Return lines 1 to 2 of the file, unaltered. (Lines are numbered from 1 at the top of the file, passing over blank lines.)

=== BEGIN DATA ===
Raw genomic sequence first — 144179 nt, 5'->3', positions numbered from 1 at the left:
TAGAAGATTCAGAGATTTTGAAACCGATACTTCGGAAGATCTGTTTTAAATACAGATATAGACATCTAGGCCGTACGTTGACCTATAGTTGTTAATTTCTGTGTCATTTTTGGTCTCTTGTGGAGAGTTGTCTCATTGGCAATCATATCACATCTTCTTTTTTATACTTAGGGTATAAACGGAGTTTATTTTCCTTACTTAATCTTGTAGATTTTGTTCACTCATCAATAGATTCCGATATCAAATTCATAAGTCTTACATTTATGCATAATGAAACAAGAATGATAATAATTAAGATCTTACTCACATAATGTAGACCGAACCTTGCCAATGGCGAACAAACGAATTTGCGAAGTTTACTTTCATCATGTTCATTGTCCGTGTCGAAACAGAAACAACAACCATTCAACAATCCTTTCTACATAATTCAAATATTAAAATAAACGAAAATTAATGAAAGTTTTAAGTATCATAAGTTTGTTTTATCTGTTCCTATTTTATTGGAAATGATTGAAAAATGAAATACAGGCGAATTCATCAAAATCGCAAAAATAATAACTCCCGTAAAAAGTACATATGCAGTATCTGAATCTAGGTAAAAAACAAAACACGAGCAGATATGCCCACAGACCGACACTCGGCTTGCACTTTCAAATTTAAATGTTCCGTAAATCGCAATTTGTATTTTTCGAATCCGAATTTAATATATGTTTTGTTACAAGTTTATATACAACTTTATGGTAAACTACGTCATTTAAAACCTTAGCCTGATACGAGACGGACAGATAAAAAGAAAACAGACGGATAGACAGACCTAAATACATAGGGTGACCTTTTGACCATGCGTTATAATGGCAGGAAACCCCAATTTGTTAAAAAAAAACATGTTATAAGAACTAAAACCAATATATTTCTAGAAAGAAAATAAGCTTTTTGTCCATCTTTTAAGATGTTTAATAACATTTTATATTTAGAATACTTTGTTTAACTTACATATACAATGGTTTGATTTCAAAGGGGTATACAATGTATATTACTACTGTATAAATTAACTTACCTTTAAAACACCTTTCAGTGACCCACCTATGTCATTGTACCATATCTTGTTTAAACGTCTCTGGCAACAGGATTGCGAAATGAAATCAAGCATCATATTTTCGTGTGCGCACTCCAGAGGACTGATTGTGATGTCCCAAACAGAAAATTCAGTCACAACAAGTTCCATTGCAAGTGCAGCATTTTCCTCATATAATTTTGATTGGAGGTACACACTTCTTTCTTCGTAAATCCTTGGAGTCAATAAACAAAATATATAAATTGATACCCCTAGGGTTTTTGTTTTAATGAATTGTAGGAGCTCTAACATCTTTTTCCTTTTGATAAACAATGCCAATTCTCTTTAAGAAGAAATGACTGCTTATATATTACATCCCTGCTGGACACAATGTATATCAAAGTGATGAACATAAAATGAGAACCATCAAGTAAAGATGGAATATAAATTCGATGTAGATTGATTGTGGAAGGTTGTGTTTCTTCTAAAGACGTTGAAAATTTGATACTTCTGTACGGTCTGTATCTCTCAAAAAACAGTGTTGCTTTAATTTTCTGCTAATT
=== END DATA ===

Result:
Raw genomic sequence first — 144179 nt, 5'->3', positions numbered from 1 at the left:
TAGAAGATTCAGAGATTTTGAAACCGATACTTCGGAAGATCTGTTTTAAATACAGATATAGACATCTAGGCCGTACGTTGACCTATAGTTGTTAATTTCTGTGTCATTTTTGGTCTCTTGTGGAGAGTTGTCTCATTGGCAATCATATCACATCTTCTTTTTTATACTTAGGGTATAAACGGAGTTTATTTTCCTTACTTAATCTTGTAGATTTTGTTCACTCATCAATAGATTCCGATATCAAATTCATAAGTCTTACATTTATGCATAATGAAACAAGAATGATAATAATTAAGATCTTACTCACATAATGTAGACCGAACCTTGCCAATGGCGAACAAACGAATTTGCGAAGTTTACTTTCATCATGTTCATTGTCCGTGTCGAAACAGAAACAACAACCATTCAACAATCCTTTCTACATAATTCAAATATTAAAATAAACGAAAATTAATGAAAGTTTTAAGTATCATAAGTTTGTTTTATCTGTTCCTATTTTATTGGAAATGATTGAAAAATGAAATACAGGCGAATTCATCAAAATCGCAAAAATAATAACTCCCGTAAAAAGTACATATGCAGTATCTGAATCTAGGTAAAAAACAAAACACGAGCAGATATGCCCACAGACCGACACTCGGCTTGCACTTTCAAATTTAAATGTTCCGTAAATCGCAATTTGTATTTTTCGAATCCGAATTTAATATATGTTTTGTTACAAGTTTATATACAACTTTATGGTAAACTACGTCATTTAAAACCTTAGCCTGATACGAGACGGACAGATAAAAAGAAAACAGACGGATAGACAGACCTAAATACATAGGGTGACCTTTTGACCATGCGTTATAATGGCAGGAAACCCCAATTTGTTAAAAAAAAACATGTTATAAGAACTAAAACCAATATATTTCTAGAAAGAAAATAAGCTTTTTGTCCATCTTTTAAGATGTTTAATAACATTTTATATTTAGAATACTTTGTTTAACTTACATATACAATGGTTTGATTTCAAAGGGGTATACAATGTATATTACTACTGTATAAATTAACTTACCTTTAAAACACCTTTCAGTGACCCACCTATGTCATTGTACCATATCTTGTTTAAACGTCTCTGGCAACAGGATTGCGAAATGAAATCAAGCATCATATTTTCGTGTGCGCACTCCAGAGGACTGATTGTGATGTCCCAAACAGAAAATTCAGTCACAACAAGTTCCATTGCAAGTGCAGCATTTTCCTCATATAATTTTGATTGGAGGTACACACTTCTTTCTTCGTAAATCCTTGGAGTCAATAAACAAAATATATAAATTGATACCCCTAGGGTTTTTGTTTTAATGAATTGTAGGAGCTCTAACATCTTTTTCCTTTTGATAAACAATGCCAATTCTCTTTAAGAAGAAATGACTGCTTATATATTACATCCCTGCTGGACACAATGTATATCAAAGTGATGAACATAAAATGAGAACCATCAAGTAAAGATGGAATATAAATTCGATGTAGATTGATTGTGGAAGGTTGTGTTTCTTCTAAAGACGTTGAAAATTTGATACTTCTGTACGGTCTGTATCTCTCAAAAAACAGTGTTGCTTTAATTTTCTGCTAATT